Since it opened in June 2004, Full Tilt has been the online poker site of choice for thousands of budding poker players and professionals alike. Its excellent software, vibrant graphics, and innovative games made it extremely popular with players around the world.
When it first launched, Full Tilt Poker US customers were welcomed with open arms and they flocked to the site in droves for the reasons stated above, but also because the company was fronted by the likes of Howard Lederer, Chris “Jesus” Ferguson, Mike Matusow, and Phil Ivey, all of whom had become household names due to televised poker shows.
At Full Tilt Poker, USA residents could do exactly what the sites tagline suggested, “Learn, Chat and Play with the Pros,” and they did in massive numbers, helping to propel Full Tilt to second place in terms of real money cash game players, trailing only the mighty PokerStars in regards to traffic. Business was booming, tournament prize pools were swelling, and everything was rosy.
Then came what is known in the poker industry as “Black Friday.” Aptly, on Friday 13 October, 2006, the Unlawful Internet Gambling Enforcement Act of 2006 (UIEGA) came into force, which essentially made it illegal for banks and other financial institutions to process payments to gambling websites offering their services to residents of the United States.
While some online poker sites, such as partypoker, immediately withdrew from the U.S, others like PokerStars and Full Tilt continued to operate on American soil. It was a decision that paid off handsomely for PokerStars, but it was the beginning of the end for Full Tilt.
Poker sites had to be creative in order to process payments, thinking outside of the box for ways to have their players deposit and withdraw funds from the site. Unfortunately for Full Tilt Poker, US payment providers proved troublesome, which combined with some serious mismanagement by Full Tilt’s backroom staff, resulted in a huge black hole of funds.
Full Tilt continued to credit players’ account with the amounts they had attempted to deposit, but sometimes never received those funds from the payment provider. Its management team continued to do this for quite a length of time until the problem came to light and a figure of $300 million in “lost” funds was made public. This $300 million figure was what the American Department of Justice (DOJ) claimed Full Tilt had defrauded out of its customers, although former owner Chris Ferguson’s lawyer suggested the issue was most likely the result of mismanagement and not malice.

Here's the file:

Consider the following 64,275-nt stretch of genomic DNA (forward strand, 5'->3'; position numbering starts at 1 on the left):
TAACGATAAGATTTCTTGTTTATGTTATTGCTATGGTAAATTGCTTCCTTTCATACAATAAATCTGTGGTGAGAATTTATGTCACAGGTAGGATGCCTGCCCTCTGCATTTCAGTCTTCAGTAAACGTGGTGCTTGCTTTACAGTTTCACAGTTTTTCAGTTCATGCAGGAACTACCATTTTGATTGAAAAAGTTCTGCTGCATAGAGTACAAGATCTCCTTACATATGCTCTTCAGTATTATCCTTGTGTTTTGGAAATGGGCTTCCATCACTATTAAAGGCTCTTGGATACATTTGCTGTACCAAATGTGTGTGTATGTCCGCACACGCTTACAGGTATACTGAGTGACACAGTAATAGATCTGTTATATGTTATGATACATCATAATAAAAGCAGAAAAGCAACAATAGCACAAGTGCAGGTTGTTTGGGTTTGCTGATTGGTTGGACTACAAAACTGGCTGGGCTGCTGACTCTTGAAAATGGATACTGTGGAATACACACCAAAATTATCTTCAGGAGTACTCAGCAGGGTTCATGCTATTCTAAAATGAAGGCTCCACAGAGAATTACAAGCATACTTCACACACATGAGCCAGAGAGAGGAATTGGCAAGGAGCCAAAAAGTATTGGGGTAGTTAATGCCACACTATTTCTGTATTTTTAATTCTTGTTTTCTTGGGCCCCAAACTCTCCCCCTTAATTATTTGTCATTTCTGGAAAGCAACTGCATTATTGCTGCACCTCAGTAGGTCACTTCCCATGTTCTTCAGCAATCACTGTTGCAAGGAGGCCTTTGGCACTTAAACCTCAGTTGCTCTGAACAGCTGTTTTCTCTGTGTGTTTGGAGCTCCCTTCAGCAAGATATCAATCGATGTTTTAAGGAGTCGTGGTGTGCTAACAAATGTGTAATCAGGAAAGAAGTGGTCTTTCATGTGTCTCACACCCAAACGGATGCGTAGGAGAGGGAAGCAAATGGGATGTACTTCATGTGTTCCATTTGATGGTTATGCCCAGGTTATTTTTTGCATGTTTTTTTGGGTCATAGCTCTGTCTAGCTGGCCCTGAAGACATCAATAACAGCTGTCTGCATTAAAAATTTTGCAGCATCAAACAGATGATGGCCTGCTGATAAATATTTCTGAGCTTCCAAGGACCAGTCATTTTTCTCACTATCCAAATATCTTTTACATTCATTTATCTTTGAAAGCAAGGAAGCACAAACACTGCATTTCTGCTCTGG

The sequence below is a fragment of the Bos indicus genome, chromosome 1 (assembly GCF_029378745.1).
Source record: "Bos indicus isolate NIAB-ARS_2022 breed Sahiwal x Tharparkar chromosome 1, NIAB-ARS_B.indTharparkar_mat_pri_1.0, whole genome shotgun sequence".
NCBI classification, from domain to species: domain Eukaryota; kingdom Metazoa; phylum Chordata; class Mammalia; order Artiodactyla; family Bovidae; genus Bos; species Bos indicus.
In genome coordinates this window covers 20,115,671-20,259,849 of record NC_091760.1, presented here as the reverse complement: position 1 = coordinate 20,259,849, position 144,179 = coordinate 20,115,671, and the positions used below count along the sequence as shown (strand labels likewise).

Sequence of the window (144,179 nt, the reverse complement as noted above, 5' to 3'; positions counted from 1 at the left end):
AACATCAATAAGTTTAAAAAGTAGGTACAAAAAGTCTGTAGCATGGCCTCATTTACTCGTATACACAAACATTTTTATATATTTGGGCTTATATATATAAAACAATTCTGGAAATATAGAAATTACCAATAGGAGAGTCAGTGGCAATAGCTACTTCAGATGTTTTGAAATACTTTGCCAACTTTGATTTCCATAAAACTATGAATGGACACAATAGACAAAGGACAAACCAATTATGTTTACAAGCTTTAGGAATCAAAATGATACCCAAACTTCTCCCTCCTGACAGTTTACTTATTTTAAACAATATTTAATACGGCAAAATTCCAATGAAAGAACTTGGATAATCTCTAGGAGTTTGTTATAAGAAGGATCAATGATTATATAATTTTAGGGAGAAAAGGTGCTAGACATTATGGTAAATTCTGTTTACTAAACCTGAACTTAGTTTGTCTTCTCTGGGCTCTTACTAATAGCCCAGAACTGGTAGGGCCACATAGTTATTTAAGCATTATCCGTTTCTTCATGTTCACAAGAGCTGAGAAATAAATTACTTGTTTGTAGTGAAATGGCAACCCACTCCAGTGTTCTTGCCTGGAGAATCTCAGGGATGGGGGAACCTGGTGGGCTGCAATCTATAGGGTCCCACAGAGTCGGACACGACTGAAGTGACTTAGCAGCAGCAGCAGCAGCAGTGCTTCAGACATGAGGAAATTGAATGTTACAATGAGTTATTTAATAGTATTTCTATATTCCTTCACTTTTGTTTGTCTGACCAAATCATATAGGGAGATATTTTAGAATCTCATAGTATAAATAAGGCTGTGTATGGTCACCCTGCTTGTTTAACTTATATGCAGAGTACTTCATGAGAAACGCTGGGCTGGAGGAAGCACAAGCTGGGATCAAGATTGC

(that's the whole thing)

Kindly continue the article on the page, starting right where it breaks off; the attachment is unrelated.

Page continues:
After the wheels fell off Full Tilt Poker, USA customers could no longer play on the once thriving site, in fact nobody could because Full Tilt was taken offline, seemingly lost forever, along with hundreds of millions of Full Tilt customers’ money.
US Players And Full Tilt Poker In 2015
This remained the case until July 2012 when the DOJ and PokerStars reached an agreement that saw PokerStars pay the DOJ $225 million up front and a total of $547 million. PokerStars also made $184 million available to refund all non-U.S. players within 90-days of signing the deal. Full Tilt Poker US customers are still to this day receiving their fund back from the DOJ, despite PokerStars making their balances available immediately.
On Tuesday 6 November, 2012, Full Tilt relaunched its real money operations, although Full Tilt USA was no more, the door slammed shut on them, just as it had for PokerStars’ American customers.
To this day, Full Tilt Poker US operations are non-existent, but that could be all set to change because PokerStars reentered the U.S. market on Wednesday 16 March, 2016 with a soft-launch, albeit only in the state of New Jersey. PokerStars has spent heavily in lobbying for other states to allow online poker, which if successful, could open the gates for a return of Full Tilt Poker US.
However, a full return of the original Full Tilt USA friendly site is actually unlikely because in February 2016, PokerStars announced its intentions to merge Full Tilt and PokerStars traffic during the Spring of 2016.
Although Full Tilt Poker US is no more, there are a number of alternatives for Americans wanting to play online poker in the USA. Currently, players can choose to head to 888poker, partypoker, PokerStars, and WSOP when they are in New Jersey, or WSOP.com when in the state of Nevada.
In short, Americans cannot play at Full Tilt unless they are prepared to move to a country where Full Tilt currently operates.